Where and Why You Should Volunteer in the 405 - 405 Magazine

Where and Why You Should Volunteer in the 405

As Oklahoma City continues to be one of the fastest-growing cities in the United States, its need for volunteers grows proportionally.

As Oklahoma City continues to be one of the fastest-growing cities in the United States, its need for volunteers grows proportionally. Some people are passionate about volunteer work, others may not have considered it—but its benefits for individuals and the community are considerable.

Volunteering strengthens the bonds that make us a community. It is a way to form relationships, and achieve personal growth. When we volunteer, we invest ourselves in what we are passionate about, whether it’s animals, health or youth development. In some instances, we may discover new interests.

Volunteer work may also carry added health benefits. A 2017 study suggests for those over 55, consistent volunteering could result in significantly fewer cognitive complaints and a lowered risk for dementia. Another study from the same year suggests that volunteering decreases pain, lowers depression and increases one’s “sense of purpose.”

And those searching for jobs who cite volunteer work on their resumes can be 27% more likely to be employed than nonvolunteers, according to 2013 research from the Corporation for National and Community Service. Today more than ever, companies like to see applicants with a wide variety of skills, and volunteering is an opportunity to showcase your strengths and passions while giving back to the community.

Where to begin, however, is the question. Throughout Oklahoma City, there’s an extensive list of organizations that need regular volunteer work. Choosing the right one may be as simple as going where one’s interests are, or branching out and trying something new. 

For local environmental work, Oklahoma City Beautiful—a nonprofit foundation dedicated to the environmental stewardship of OKC—helps maintain the appearance of the city with action, advocacy and education. Volunteers can collectively pick up litter, pull weeds and plant trees.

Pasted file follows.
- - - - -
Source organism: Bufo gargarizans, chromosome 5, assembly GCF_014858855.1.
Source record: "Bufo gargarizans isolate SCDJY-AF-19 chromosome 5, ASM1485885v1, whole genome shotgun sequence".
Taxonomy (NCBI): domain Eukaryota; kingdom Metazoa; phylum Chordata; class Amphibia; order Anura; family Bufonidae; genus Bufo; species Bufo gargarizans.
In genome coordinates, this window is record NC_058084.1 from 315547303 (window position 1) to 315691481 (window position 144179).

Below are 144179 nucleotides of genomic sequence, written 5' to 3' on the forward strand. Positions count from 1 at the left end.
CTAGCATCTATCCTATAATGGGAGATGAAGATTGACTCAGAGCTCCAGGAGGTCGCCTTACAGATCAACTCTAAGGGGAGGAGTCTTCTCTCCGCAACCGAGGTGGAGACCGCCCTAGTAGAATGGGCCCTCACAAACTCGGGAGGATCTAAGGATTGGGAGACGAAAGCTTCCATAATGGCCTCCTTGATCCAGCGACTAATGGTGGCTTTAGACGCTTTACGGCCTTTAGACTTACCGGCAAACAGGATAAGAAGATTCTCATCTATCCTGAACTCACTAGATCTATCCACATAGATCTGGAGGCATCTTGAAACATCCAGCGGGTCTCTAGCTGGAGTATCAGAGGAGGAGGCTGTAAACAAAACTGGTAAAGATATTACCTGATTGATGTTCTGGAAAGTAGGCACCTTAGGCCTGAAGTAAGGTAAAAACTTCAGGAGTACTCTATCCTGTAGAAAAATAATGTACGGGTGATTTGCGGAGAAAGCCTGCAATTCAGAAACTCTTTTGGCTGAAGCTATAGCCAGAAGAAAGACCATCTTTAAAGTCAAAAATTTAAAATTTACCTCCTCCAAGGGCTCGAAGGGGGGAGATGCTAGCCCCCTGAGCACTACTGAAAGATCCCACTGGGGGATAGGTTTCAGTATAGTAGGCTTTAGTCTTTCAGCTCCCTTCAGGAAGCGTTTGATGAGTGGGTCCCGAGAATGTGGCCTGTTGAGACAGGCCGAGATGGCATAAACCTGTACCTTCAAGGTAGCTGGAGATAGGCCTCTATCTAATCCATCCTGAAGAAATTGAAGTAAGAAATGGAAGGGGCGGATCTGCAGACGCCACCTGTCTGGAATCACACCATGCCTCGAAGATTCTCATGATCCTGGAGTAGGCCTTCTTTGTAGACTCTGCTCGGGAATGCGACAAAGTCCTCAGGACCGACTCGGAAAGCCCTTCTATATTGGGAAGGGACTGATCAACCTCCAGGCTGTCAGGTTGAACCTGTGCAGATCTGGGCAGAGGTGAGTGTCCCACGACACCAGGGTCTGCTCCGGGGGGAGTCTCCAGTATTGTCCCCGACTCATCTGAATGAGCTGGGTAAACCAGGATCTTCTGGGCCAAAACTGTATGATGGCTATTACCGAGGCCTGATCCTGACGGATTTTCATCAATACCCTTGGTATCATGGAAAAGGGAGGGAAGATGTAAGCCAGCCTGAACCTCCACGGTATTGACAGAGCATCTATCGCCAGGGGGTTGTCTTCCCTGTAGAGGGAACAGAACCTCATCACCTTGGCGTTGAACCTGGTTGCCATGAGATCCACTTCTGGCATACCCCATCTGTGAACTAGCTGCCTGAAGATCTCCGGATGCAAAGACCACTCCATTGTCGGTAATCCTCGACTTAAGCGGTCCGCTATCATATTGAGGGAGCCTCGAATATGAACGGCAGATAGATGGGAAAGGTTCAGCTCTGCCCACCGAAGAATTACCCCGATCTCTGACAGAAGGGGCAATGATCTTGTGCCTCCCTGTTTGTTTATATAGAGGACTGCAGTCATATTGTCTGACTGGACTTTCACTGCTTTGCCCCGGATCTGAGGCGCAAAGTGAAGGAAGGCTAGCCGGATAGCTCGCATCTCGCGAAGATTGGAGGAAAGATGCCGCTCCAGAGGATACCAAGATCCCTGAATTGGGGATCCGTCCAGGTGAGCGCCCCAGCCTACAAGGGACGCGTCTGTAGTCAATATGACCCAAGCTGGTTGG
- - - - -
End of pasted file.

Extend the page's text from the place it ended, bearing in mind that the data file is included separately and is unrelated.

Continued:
Interested parties can also look to OKC’s Parks and Recreation Department, which relies on volunteer support to continue offering community spaces, cultural events and recreation to residents and visitors. Citizens can plant greenery and earn Master Gardener certification at Will Rogers Gardens, or usher hundreds of eager arts patrons at Civic Center Music Hall.

There are many youth organizations that need a helping hand year-round. Positive Tomorrows works to end youth houselessness by removing hurdles such as basic needs, transportation and hunger, and volunteers work to mentor kids and help with after-school programs and field trips. Pivot Oklahoma City provides education, counseling, and housing to help end youth houselessness, and work can consist of organizing donations closets and food pantries.

Local Boys & Girls Clubs and YMCAs always need volunteers to help with various kids activities, from sports to field trips. St. Jude Children’s Research Hospital also looks for volunteers to help set up events and raise funds.

Volunteers are also integral to the operations of the Oklahoma Humane Society, where they look after cats and dogs and assist in the foster care process.

Start the volunteer process by identifying your interests and contacting local organizations. Be sure not to overextend yourself, and be realistic regarding your time and availability. Spend time interviewing with the organization to ensure it’s a good fit for you. Well-established organizations want the relationship to be beneficial to all parties. Most importantly, commit to short-term projects initially and politely move on if the position is not fulfilling. Wherever you pitch in, you’ll be improving the community.

Find local volunteer opportunities: